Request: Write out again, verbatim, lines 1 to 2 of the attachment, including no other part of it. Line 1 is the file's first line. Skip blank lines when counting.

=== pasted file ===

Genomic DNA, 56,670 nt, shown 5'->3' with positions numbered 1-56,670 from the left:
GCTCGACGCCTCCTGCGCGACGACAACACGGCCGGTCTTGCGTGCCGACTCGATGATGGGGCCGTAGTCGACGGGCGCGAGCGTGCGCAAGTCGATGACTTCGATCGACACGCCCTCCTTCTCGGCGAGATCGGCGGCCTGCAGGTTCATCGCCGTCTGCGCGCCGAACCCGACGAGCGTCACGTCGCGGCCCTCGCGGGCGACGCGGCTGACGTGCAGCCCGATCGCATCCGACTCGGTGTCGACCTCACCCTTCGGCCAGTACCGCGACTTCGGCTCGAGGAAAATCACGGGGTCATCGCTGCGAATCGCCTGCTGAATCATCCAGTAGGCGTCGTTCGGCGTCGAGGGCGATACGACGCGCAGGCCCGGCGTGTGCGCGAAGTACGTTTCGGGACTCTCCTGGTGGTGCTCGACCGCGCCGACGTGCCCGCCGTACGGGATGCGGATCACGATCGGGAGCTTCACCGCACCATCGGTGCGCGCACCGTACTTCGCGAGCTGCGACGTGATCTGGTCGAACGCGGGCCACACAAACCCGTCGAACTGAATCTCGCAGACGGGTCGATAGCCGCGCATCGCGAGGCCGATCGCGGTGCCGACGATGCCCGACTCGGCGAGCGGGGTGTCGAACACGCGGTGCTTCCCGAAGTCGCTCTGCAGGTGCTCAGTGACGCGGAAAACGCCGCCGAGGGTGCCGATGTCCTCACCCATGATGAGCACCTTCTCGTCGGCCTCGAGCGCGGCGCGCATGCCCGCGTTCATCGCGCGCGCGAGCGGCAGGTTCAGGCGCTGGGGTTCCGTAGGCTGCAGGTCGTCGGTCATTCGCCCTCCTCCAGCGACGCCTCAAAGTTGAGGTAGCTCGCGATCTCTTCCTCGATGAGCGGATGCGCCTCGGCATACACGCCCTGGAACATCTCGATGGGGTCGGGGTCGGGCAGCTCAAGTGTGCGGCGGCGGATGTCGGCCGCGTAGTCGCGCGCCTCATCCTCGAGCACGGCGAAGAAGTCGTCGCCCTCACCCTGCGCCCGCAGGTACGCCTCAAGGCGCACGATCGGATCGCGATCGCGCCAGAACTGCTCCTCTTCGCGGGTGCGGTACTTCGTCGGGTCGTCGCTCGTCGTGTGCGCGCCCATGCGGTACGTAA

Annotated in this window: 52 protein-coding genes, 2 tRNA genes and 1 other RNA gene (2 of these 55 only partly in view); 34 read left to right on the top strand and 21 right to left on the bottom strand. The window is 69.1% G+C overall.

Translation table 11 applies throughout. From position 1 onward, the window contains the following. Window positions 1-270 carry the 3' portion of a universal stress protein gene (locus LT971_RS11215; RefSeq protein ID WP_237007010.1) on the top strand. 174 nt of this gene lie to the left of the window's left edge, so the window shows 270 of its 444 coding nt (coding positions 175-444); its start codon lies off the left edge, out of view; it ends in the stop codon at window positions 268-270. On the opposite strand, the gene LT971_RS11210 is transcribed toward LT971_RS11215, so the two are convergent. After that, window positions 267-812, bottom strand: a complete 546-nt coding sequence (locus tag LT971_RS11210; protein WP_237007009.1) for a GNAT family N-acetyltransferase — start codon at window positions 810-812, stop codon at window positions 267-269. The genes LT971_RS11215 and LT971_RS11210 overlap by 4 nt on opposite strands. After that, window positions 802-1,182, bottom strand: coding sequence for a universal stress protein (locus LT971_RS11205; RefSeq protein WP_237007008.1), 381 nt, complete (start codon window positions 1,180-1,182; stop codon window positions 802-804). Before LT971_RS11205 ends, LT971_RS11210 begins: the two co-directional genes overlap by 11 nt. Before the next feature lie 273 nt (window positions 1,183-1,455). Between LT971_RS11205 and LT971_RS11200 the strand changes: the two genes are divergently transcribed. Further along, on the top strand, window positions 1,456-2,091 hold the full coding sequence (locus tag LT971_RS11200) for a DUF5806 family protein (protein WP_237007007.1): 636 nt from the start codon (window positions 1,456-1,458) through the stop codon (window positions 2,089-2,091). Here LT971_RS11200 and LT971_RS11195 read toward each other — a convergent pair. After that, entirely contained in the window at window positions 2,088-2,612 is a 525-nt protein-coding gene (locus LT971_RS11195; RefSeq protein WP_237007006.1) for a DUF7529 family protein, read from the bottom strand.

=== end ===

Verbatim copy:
Genomic DNA, 56,670 nt, shown 5'->3' with positions numbered 1-56,670 from the left:
GCTCGACGCCTCCTGCGCGACGACAACACGGCCGGTCTTGCGTGCCGACTCGATGATGGGGCCGTAGTCGACGGGCGCGAGCGTGCGCAAGTCGATGACTTCGATCGACACGCCCTCCTTCTCGGCGAGATCGGCGGCCTGCAGGTTCATCGCCGTCTGCGCGCCGAACCCGACGAGCGTCACGTCGCGGCCCTCGCGGGCGACGCGGCTGACGTGCAGCCCGATCGCATCCGACTCGGTGTCGACCTCACCCTTCGGCCAGTACCGCGACTTCGGCTCGAGGAAAATCACGGGGTCATCGCTGCGAATCGCCTGCTGAATCATCCAGTAGGCGTCGTTCGGCGTCGAGGGCGATACGACGCGCAGGCCCGGCGTGTGCGCGAAGTACGTTTCGGGACTCTCCTGGTGGTGCTCGACCGCGCCGACGTGCCCGCCGTACGGGATGCGGATCACGATCGGGAGCTTCACCGCACCATCGGTGCGCGCACCGTACTTCGCGAGCTGCGACGTGATCTGGTCGAACGCGGGCCACACAAACCCGTCGAACTGAATCTCGCAGACGGGTCGATAGCCGCGCATCGCGAGGCCGATCGCGGTGCCGACGATGCCCGACTCGGCGAGCGGGGTGTCGAACACGCGGTGCTTCCCGAAGTCGCTCTGCAGGTGCTCAGTGACGCGGAAAACGCCGCCGAGGGTGCCGATGTCCTCACCCATGATGAGCACCTTCTCGTCGGCCTCGAGCGCGGCGCGCATGCCCGCGTTCATCGCGCGCGCGAGCGGCAGGTTCAGGCGCTGGGGTTCCGTAGGCTGCAGGTCGTCGGTCATTCGCCCTCCTCCAGCGACGCCTCAAAGTTGAGGTAGCTCGCGATCTCTTCCTCGATGAGCGGATGCGCCTCGGCATACACGCCCTGGAACATCTCGATGGGGTCGGGGTCGGGCAGCTCAAGTGTGCGGCGGCGGATGTCGGCCGCGTAGTCGCGCGCCTCATCCTCGAGCACGGCGAAGAAGTCGTCGCCCTCACCCTGCGCCCGCAGGTACGCCTCAAGGCGCACGATCGGATCGCGATCGCGCCAGAACTGCTCCTCTTCGCGGGTGCGGTACTTCGTCGGGTCGTCGCTCGTCGTGTGCGCGCCCATGCGGTACGTAA